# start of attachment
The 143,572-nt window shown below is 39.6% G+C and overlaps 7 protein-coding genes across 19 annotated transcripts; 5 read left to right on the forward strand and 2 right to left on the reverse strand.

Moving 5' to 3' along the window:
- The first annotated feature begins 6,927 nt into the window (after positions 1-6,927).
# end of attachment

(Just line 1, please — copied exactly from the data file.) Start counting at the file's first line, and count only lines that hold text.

The 143,572-nt window shown below is 39.6% G+C and overlaps 7 protein-coding genes across 19 annotated transcripts; 5 read left to right on the forward strand and 2 right to left on the reverse strand.